Hacknet is a game I picked up on Steam for cheap. Its premise is that it’s a “hacking simulator”: A prominent hacker has been murdered, and his deadman switch contacts you and gives you a copy of his hacking software. You’re told to investigate the truth behind his murder and the project he was working on. Sounds like a cool cyberpunk romp!

…But unfortunately, only a small part of the game is about that. Most of the campaign requires slowly building up rapport with various hacker groups, which takes the bog-standard form of accepting utterly trite and banal contracts like hacking someone’s video game account to give them more points or modifying a resume. Even for the potentially more interesting ones, you never get any greater context for who’s sending them or why, because you’re just a mercenary and anonymity is sacred.

I get that this is more “realistic” or whatever, but that doesn’t change the fact that it’s boring and terrible storytelling. I play video games to experience something different than rote contract jobs. I need to know the story behind it. I need to care.

The closest the game gets to this is in the DLC expansion, where you’re recruited into a team of elite hackers who have actual personalities and communicate with you frequently. Even then, though, you spend most of the campaign kept in the dark and forced to do mundane jobs to “prove your worth”, and only at the very end to you learn what you’re actually doing and get the ability to make a real choice. But that reveal is so sudden that I have no time to process any of it or engage with what it means ethically and for the characters. Sure, in theory it’s more dramatic to keep the audience completely in the dark and then explain everything at the last minute, but that doesn’t allow for real emotional connection. I would have much preferred to know the score from the start so I could tell how all the mundane jobs fit into the greater story.

(Fortunately, women do exist! I was a little worried the atmosphere would be very dudebro-y, but several of the people mentioned throughout logs and such, and one of the hackers in the DLC, are referred to with female pronouns. The game did a pretty good job of acknowledging diversity in the computer science field, even with everyone just being a name on a screen.)

The gameplay is also really disappointing. Its claim to fame is again that it’s “realistic” — you operate everything through a command line, using real BASH commands and logic. Unfortunately, the “hacking” part of it is really dull — you don’t need to do any actual programming yourself, you’re just given programs to do the hacking for you. The only difficulty is that some computers have a security tracer on them, giving you a time limit that requires you to order your programs strategically (as you can only run a few at a time and some take longer than others), but it’s still really shallow. There’s also the added “realism” of everything you do on the computers generating a log file that you have to delete to cover your tracks, which is a cool idea but in practice it’s just adding a tedious repetitive step to remember every time you connect to a computer.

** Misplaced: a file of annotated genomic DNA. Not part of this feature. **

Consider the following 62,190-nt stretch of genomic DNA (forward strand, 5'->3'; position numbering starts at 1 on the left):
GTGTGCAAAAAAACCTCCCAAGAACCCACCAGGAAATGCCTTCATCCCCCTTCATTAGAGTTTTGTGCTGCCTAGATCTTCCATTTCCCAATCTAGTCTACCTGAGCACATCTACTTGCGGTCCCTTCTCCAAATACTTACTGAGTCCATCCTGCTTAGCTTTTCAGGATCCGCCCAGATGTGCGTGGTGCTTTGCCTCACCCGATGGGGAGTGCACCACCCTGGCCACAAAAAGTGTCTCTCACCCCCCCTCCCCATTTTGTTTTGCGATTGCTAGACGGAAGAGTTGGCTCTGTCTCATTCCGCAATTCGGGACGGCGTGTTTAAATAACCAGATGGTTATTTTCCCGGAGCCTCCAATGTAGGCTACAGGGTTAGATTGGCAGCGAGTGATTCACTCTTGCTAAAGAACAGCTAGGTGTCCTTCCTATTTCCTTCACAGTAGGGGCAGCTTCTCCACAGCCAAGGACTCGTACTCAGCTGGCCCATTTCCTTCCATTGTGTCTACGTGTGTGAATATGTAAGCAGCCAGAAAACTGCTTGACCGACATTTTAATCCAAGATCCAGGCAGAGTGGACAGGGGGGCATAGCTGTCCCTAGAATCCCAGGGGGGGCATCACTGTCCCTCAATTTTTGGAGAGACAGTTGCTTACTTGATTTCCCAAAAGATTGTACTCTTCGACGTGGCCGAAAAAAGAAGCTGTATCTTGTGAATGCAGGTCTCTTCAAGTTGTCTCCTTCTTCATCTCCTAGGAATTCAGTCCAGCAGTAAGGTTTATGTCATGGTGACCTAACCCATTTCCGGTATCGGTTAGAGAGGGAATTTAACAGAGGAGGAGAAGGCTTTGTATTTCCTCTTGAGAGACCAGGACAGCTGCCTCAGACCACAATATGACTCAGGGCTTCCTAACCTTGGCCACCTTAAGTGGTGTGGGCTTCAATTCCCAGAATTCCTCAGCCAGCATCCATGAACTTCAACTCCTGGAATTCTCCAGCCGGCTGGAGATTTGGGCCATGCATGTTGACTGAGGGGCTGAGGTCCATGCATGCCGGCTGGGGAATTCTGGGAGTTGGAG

About the most interesting thing that can happen is that another hacker can hack your own PC and delete all your system files, which leaves you with nothing but a command line, forcing you to navigate “blind” to download new files. This never happened to me, though, because if you read the tutorial instructions it’s trivial to set up a counter-trap that foils the attack, and it literally only happens twice in the entire game.

The aesthetics are probably the best part of this. The music and graphical effects are both very pretty, and can generate a genuine sense of tension if you succumb to a trace. It does genuinely produce the same kind of tension and adrenaline rush you can get from other games, and while it’s impressive it manages to do that with such a simple interface, it wears off pretty quick after the first time you get traced and realize it’s actually quite trivial to deal with it, just tedious.

So, ultimately — some interesting ideas, but it feels very half-baked. About the only computer knowledge you really need is how to navigate the command line, and even then, the game provides a GUI for navigation anyway. I expected something that featured some actual programming puzzles or logic.

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